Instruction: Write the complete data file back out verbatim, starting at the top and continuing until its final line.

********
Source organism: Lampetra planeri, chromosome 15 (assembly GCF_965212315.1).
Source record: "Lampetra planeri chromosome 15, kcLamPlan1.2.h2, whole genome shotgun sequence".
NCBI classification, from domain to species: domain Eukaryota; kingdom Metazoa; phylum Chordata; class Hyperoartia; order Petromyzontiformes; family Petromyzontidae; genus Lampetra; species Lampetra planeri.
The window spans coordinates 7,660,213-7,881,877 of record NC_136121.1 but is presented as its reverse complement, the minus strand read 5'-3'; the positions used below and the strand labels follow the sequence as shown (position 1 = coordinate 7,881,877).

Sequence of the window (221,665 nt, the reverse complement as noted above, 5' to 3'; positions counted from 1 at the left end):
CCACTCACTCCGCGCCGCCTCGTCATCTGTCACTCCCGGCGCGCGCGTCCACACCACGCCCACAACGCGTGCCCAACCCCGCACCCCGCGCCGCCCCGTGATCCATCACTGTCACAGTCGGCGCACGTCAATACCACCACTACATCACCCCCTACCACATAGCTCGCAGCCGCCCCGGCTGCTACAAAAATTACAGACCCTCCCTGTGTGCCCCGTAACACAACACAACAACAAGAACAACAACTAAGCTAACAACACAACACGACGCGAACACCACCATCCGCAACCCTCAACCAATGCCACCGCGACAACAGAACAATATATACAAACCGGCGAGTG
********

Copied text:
Source organism: Lampetra planeri, chromosome 15 (assembly GCF_965212315.1).
Source record: "Lampetra planeri chromosome 15, kcLamPlan1.2.h2, whole genome shotgun sequence".
NCBI classification, from domain to species: domain Eukaryota; kingdom Metazoa; phylum Chordata; class Hyperoartia; order Petromyzontiformes; family Petromyzontidae; genus Lampetra; species Lampetra planeri.
The window spans coordinates 7,660,213-7,881,877 of record NC_136121.1 but is presented as its reverse complement, the minus strand read 5'-3'; the positions used below and the strand labels follow the sequence as shown (position 1 = coordinate 7,881,877).

Sequence of the window (221,665 nt, the reverse complement as noted above, 5' to 3'; positions counted from 1 at the left end):
CCACTCACTCCGCGCCGCCTCGTCATCTGTCACTCCCGGCGCGCGCGTCCACACCACGCCCACAACGCGTGCCCAACCCCGCACCCCGCGCCGCCCCGTGATCCATCACTGTCACAGTCGGCGCACGTCAATACCACCACTACATCACCCCCTACCACATAGCTCGCAGCCGCCCCGGCTGCTACAAAAATTACAGACCCTCCCTGTGTGCCCCGTAACACAACACAACAACAAGAACAACAACTAAGCTAACAACACAACACGACGCGAACACCACCATCCGCAACCCTCAACCAATGCCACCGCGACAACAGAACAATATATACAAACCGGCGAGTG